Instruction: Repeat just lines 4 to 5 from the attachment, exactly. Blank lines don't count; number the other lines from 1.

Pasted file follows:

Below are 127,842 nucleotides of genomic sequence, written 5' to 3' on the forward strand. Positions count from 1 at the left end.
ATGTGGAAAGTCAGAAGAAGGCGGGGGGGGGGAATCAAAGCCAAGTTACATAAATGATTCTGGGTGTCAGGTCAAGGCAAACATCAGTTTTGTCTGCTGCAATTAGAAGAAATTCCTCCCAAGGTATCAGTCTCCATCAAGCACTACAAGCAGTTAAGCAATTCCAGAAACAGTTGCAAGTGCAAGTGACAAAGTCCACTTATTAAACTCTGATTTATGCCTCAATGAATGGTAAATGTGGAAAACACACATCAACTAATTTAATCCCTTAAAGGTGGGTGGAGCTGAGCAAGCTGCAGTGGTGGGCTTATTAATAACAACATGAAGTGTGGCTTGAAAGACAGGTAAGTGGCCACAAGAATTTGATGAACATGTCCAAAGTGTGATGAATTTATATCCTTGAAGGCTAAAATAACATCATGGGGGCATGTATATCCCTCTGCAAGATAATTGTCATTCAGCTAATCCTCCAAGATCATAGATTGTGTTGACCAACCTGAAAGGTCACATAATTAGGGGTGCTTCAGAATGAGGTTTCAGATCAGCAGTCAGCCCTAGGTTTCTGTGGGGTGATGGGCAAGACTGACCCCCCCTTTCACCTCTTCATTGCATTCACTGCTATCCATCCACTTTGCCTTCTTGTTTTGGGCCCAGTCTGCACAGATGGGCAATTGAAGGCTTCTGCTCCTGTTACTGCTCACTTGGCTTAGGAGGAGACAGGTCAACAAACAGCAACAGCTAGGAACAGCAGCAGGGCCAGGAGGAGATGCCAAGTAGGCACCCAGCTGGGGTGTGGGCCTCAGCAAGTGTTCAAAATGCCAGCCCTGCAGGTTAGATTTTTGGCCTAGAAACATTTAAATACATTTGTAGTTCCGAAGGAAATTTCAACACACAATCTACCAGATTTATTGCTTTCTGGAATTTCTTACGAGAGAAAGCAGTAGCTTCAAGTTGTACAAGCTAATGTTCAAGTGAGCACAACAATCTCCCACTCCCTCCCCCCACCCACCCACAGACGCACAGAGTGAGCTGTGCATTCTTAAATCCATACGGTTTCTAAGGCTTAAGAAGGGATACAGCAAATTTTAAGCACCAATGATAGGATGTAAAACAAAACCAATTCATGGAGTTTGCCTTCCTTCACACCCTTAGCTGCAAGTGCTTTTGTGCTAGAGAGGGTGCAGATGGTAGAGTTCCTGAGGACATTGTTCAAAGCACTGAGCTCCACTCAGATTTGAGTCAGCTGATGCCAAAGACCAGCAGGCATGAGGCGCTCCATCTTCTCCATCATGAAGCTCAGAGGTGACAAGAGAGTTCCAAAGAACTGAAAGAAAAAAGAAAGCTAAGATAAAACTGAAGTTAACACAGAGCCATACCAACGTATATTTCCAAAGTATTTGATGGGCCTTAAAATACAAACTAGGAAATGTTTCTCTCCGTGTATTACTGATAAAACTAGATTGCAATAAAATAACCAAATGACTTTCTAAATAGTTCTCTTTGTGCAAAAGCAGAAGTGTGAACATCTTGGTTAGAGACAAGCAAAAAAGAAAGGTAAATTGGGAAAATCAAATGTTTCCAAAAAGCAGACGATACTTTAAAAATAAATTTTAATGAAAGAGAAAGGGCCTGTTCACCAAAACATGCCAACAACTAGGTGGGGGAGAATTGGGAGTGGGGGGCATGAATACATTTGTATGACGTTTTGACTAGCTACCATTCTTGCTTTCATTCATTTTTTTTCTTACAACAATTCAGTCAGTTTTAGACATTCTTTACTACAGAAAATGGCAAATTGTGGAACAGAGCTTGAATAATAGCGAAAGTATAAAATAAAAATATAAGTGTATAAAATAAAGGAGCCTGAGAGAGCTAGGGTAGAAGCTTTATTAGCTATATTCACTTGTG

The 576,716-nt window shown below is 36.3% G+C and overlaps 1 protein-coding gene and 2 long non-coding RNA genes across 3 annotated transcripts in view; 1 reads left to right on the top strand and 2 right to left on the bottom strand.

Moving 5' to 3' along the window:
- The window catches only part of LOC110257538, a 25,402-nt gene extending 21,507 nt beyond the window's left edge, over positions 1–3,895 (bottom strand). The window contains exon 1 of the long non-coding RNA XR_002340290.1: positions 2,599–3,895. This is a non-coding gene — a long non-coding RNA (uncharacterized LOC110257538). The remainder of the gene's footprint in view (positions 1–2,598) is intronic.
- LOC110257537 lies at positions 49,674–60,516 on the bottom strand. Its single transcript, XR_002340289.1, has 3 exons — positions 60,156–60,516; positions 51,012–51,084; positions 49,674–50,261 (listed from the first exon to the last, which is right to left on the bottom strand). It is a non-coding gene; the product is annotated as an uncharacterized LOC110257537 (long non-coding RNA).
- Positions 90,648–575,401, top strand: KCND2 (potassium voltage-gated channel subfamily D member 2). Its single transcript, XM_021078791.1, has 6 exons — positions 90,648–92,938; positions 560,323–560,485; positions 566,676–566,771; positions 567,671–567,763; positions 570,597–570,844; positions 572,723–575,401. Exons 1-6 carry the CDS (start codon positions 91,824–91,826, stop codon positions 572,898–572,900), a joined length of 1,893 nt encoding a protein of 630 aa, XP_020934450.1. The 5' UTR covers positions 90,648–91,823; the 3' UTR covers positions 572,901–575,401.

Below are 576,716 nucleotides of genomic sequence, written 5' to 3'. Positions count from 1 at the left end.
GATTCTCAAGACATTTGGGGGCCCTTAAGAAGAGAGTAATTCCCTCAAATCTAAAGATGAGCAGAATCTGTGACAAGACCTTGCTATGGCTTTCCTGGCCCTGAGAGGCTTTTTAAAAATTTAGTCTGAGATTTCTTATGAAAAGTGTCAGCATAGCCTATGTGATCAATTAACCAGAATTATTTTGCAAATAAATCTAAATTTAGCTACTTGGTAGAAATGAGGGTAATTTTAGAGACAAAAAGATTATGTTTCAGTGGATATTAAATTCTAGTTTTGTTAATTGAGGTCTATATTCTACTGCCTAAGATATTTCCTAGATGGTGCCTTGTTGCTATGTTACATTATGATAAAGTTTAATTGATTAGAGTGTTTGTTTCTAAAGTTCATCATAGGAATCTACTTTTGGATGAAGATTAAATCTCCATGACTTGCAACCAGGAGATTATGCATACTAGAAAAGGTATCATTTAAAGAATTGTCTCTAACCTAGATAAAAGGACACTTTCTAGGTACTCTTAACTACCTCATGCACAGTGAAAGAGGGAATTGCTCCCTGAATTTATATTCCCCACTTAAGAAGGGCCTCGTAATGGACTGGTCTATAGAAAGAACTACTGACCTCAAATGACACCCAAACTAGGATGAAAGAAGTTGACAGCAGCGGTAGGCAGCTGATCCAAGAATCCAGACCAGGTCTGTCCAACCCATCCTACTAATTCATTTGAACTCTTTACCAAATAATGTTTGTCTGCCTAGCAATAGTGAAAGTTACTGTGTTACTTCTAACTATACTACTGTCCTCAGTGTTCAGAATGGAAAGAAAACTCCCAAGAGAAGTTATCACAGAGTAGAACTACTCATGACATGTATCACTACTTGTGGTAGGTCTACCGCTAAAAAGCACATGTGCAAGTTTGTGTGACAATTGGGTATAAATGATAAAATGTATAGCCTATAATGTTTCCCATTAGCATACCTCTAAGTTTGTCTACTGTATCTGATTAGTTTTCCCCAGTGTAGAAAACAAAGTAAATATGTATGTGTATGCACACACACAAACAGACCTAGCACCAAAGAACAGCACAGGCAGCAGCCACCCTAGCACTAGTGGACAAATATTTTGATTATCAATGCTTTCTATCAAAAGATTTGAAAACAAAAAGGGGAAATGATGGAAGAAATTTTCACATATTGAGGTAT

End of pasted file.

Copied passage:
Moving 5' to 3' along the window:
- The window catches only part of LOC110257538, a 25,402-nt gene extending 21,507 nt beyond the window's left edge, over positions 1–3,895 (bottom strand). The window contains exon 1 of the long non-coding RNA XR_002340290.1: positions 2,599–3,895. This is a non-coding gene — a long non-coding RNA (uncharacterized LOC110257538). The remainder of the gene's footprint in view (positions 1–2,598) is intronic.